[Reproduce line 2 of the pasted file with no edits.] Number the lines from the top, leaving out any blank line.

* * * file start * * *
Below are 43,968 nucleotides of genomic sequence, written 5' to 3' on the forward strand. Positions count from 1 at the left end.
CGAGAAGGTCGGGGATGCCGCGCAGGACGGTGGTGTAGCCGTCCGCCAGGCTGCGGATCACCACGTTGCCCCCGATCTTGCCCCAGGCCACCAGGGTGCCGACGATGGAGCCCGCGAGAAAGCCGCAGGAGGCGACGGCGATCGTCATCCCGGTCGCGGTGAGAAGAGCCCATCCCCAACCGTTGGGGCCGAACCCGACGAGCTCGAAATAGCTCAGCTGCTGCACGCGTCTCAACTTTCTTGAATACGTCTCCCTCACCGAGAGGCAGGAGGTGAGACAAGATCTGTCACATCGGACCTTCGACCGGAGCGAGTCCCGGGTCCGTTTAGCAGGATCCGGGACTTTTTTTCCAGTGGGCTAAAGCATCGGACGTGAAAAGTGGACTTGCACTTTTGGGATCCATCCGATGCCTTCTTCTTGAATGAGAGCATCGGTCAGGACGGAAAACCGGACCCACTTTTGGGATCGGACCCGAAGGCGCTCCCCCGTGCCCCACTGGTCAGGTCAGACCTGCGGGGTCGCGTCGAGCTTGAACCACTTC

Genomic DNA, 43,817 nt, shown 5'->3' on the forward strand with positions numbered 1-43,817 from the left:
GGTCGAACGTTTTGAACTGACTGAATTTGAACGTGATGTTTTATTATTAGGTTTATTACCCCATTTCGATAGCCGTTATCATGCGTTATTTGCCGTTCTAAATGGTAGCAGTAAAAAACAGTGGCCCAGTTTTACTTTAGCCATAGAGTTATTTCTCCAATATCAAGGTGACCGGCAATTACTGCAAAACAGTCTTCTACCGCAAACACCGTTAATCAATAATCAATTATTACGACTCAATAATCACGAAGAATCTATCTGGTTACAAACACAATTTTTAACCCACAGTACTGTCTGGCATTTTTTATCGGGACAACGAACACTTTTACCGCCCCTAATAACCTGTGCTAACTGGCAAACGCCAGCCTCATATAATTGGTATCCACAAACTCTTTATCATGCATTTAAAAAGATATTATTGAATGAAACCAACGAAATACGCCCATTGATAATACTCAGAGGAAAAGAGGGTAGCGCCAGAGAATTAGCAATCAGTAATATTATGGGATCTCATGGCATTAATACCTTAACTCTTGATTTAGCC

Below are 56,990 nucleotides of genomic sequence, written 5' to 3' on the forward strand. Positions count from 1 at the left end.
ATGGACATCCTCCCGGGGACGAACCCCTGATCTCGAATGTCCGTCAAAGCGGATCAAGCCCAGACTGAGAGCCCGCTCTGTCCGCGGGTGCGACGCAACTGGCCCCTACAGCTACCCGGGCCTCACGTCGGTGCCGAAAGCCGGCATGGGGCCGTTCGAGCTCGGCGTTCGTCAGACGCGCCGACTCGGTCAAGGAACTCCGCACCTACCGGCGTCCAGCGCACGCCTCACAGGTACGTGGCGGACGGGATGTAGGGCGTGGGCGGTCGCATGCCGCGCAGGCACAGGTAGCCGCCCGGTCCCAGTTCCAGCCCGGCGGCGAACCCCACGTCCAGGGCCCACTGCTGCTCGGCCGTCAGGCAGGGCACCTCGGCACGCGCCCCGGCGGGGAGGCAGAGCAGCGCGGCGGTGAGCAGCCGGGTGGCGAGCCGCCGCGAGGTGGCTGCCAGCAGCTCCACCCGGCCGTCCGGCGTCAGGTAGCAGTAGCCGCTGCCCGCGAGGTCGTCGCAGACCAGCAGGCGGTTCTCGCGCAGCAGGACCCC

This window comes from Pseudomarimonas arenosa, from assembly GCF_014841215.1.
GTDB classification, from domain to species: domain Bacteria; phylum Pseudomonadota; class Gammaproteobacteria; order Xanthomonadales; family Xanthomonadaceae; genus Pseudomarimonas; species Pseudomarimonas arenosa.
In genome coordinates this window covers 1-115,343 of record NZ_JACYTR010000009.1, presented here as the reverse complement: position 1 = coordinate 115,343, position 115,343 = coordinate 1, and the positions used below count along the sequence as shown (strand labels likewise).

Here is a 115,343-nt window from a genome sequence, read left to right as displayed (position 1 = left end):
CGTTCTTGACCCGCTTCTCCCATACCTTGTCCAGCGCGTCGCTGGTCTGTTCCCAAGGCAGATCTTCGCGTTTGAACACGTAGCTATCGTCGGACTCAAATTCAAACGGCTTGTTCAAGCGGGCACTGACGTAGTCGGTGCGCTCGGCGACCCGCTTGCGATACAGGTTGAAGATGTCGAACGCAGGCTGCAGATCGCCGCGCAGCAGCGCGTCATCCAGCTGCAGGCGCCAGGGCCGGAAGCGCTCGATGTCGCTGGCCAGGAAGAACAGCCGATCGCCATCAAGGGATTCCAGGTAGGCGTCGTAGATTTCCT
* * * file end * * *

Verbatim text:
CGAGAAGGTCGGGGATGCCGCGCAGGACGGTGGTGTAGCCGTCCGCCAGGCTGCGGATCACCACGTTGCCCCCGATCTTGCCCCAGGCCACCAGGGTGCCGACGATGGAGCCCGCGAGAAAGCCGCAGGAGGCGACGGCGATCGTCATCCCGGTCGCGGTGAGAAGAGCCCATCCCCAACCGTTGGGGCCGAACCCGACGAGCTCGAAATAGCTCAGCTGCTGCACGCGTCTCAACTTTCTTGAATACGTCTCCCTCACCGAGAGGCAGGAGGTGAGACAAGATCTGTCACATCGGACCTTCGACCGGAGCGAGTCCCGGGTCCGTTTAGCAGGATCCGGGACTTTTTTTCCAGTGGGCTAAAGCATCGGACGTGAAAAGTGGACTTGCACTTTTGGGATCCATCCGATGCCTTCTTCTTGAATGAGAGCATCGGTCAGGACGGAAAACCGGACCCACTTTTGGGATCGGACCCGAAGGCGCTCCCCCGTGCCCCACTGGTCAGGTCAGACCTGCGGGGTCGCGTCGAGCTTGAACCACTTC